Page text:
Jonny Gomes on D&C: 'I sure don't want to see [David Ortiz] in another uni'

February 24, 2014 - 5:08 am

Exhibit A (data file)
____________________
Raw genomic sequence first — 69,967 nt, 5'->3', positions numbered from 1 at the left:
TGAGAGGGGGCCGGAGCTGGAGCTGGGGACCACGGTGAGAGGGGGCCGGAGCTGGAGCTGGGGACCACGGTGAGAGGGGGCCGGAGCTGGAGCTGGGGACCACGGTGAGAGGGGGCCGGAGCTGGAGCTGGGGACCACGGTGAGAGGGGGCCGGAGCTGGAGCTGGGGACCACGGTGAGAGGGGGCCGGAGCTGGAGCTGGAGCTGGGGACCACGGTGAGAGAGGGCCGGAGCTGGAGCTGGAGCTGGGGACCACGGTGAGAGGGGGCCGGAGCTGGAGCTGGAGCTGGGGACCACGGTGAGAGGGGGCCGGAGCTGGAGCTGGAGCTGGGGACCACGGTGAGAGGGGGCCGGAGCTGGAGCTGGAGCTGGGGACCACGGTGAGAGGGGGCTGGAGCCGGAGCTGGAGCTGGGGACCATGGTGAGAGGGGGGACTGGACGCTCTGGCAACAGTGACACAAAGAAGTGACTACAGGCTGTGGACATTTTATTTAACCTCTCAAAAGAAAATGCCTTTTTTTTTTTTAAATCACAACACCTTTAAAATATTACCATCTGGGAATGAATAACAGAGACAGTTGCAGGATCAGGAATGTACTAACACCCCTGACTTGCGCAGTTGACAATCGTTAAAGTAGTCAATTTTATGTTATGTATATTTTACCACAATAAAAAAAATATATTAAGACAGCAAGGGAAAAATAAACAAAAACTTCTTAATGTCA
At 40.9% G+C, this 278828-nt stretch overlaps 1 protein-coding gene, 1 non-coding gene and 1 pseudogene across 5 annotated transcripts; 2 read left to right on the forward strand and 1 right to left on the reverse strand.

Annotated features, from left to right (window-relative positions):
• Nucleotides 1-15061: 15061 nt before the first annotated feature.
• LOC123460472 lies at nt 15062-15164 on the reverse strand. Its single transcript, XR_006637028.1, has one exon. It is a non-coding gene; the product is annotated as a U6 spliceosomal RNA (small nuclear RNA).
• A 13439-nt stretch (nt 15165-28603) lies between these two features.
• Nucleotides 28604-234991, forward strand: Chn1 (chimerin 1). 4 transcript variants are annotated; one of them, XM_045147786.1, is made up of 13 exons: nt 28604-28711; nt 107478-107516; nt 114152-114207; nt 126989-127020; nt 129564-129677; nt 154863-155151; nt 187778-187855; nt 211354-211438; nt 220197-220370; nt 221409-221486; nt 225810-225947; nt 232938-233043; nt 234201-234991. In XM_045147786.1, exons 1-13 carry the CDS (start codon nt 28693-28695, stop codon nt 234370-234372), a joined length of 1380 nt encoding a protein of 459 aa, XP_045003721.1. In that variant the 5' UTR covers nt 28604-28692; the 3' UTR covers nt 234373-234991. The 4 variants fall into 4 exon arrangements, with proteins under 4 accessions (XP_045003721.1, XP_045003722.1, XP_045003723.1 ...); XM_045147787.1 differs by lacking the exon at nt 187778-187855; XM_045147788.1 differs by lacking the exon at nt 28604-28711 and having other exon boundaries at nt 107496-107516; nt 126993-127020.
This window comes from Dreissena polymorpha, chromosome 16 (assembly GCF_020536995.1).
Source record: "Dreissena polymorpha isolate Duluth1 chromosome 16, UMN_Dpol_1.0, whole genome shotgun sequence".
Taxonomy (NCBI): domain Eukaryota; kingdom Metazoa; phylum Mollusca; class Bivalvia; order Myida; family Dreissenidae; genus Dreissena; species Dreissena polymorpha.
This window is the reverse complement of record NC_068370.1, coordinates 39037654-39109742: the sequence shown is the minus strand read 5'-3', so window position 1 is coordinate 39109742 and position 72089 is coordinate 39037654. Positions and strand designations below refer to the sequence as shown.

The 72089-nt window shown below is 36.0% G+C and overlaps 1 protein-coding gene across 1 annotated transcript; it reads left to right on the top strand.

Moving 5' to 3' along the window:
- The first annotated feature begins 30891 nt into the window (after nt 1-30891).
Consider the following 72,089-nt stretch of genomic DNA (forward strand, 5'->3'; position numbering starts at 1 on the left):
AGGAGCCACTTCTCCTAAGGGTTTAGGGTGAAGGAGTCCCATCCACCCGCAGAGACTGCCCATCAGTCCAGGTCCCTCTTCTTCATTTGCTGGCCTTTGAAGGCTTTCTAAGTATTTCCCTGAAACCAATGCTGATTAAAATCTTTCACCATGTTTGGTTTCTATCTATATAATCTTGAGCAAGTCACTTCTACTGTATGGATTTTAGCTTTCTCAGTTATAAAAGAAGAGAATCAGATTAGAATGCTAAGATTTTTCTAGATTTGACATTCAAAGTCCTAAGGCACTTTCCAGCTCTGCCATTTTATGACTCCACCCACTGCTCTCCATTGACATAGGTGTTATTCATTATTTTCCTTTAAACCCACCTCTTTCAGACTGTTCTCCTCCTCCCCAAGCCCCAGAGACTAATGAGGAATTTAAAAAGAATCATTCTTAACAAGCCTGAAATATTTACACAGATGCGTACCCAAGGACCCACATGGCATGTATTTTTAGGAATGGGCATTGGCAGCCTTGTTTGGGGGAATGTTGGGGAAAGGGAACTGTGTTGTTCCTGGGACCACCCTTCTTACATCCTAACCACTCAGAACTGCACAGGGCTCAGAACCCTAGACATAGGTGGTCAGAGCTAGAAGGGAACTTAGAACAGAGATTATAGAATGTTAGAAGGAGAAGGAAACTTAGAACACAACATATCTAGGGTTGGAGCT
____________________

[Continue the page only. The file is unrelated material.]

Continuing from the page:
Jonny Gomes joined Dennis & Callahan on Monday morning at JetBlue Park in Fort Myers, Fla., to chat about last season and preview 2014. To hear the interview, go to the Dennis & Callahan audio on demand page. The Red Sox had a short offseason due to their run to a World Series title, but Gomes said he's ready for the new campaign. "I came in a hundred percent mentally checked in," he said. "Physically, all my numbers, my strengths and the weights that you grab, your squat weights, your bench weights, your conditioning, the 20-30, the half-mile, the stuff are right on pace. So, mentally there. Obviously, we'll have to see how it pans out. But I'm right where I need to be." Gomes said the approach is the same throughout the team. "I think the makeup of who we are won't allow [a letdown] to happen. I can tell you singlehandedly, we're walking out of this place just spent -- more spent than last year. There's more drills, there's more baserunning, there's more hitting. I've won on other teams. Believe it or not, without winning the World Series on other teams, we come to camp the following year and it seems like we're having the parade during spring. Attendance is up, season tickets is up, there's more people here. Everything's great. But you didn't win last year, so why are we doing the parade. It's truly the exact opposite this year." Gomes, who has a history of playing on one-year deals, is entering the final year of a two-year deal he signed with the Sox. He said his contract does not effect how he prepares. "Two-year, four-year, 10-year deal, there's one way and one speed for me to play the game," he said. David Ortiz also is entering the last year of a two-year deal, and he's made it clear he'd like an extension. "I don't have the Cooperstown resume that this guy has," Gomes said. "All I try and do is get in the lineup. "Well-deserved on his part. Understandably, what he's got going on. ... Obviously, that's probably three, four, five reasons why we play this game. We play this game to win, but there's a different element with security and whatnot for your family, and wanting to stay where you're at. So I understand where he's coming from. I guess at the end of the day, gosh, I sure don't want to see him in another uni." Looking back at 2013, Gomes said John Lackey's turnaround ranks as one of his favorite memories. "I'm not sure what I saw coming and truly was emotional for me, 'cause I've been on the other side, was how this city rallied around John Lackey," Gomes said, adding: "From him, personally, changing his whole body, overhauling his body, showing commitment. There's some people that are still in their basements at 70 or 80 years old that went through what John Lackey did. To come back and still want to wear this uniform and still want to pitch in Fenway Park after he was just annihilated ... "When I was in left field, man, and there's 40,000-whatever chanting 'Lackey, Lackey,' I about fell out. Playing the outfield, full-blown goosebumps. And then the World Series whole thing. That right there truly stands, like, this city, and like: Yup, we're going to rag you if you suck, 100 percent, but guess what? If you want to turn it around, you want to be a pro like John Lackey did, we've got you there, too." Added Gomes "It's awesome he was able to overhaul all that negativeness. He didn't want the crowd chanting 'Lackey.' It was everything in his power to tip his hat. 'Cause he's not that guy. He's a cowboy, keeps his cowboy hat down and just works on the fence 'til the sun goes down." Following are more highlights from the interview. For more Red Sox news, visit the team page at On being a role player and if he'd like to play more: "Yeah, I wanted to play every day since I got drafted. I prepare myself to play every day. I stay healthy to play every day. What I did last year I've been doing for eight years. I've only had 500 at-bats once. I don't write the lineup. That's fine. All I do is I try to be prepared when No. 5 is called upon. And No. 5 was called upon a couple of times last year for pinch-hit. So I had to shine. Do I want to play every day? I think that's simple: yes. And I think if you don't want to play every day, well, you're going to get run out of the game." On last year's team's chemistry: "Individually in stats, nothing stood out. We didn't have a top-10 MVP, we didn't have a top-10 Cy Young. Statistics didn't really stand out. But what really stood out was the brotherhood, the bond. People ask how do I describe last year. That was it. It was like a family reunion every single day. All the way 'til October 30th, we were stoked to get to the yard." On the lack of any jerks in the clubhouse: "There's truly not. I don't know if it sounds cliche or not. But whether it's Big Papi, his resume, Pedey [Dustin Pedroia], his resume, Jon Lester, his resume, they're not more important than the 29th man, than the guy who's filling a spot for an injury. They're truly not. Everyone has the equal amount of importantness, and that is extremely unique." On what he cherished most about last year: "I value the parade way more than I value the game individually. It was a pretty special run. I signed up to win a trophy, and that's what we did."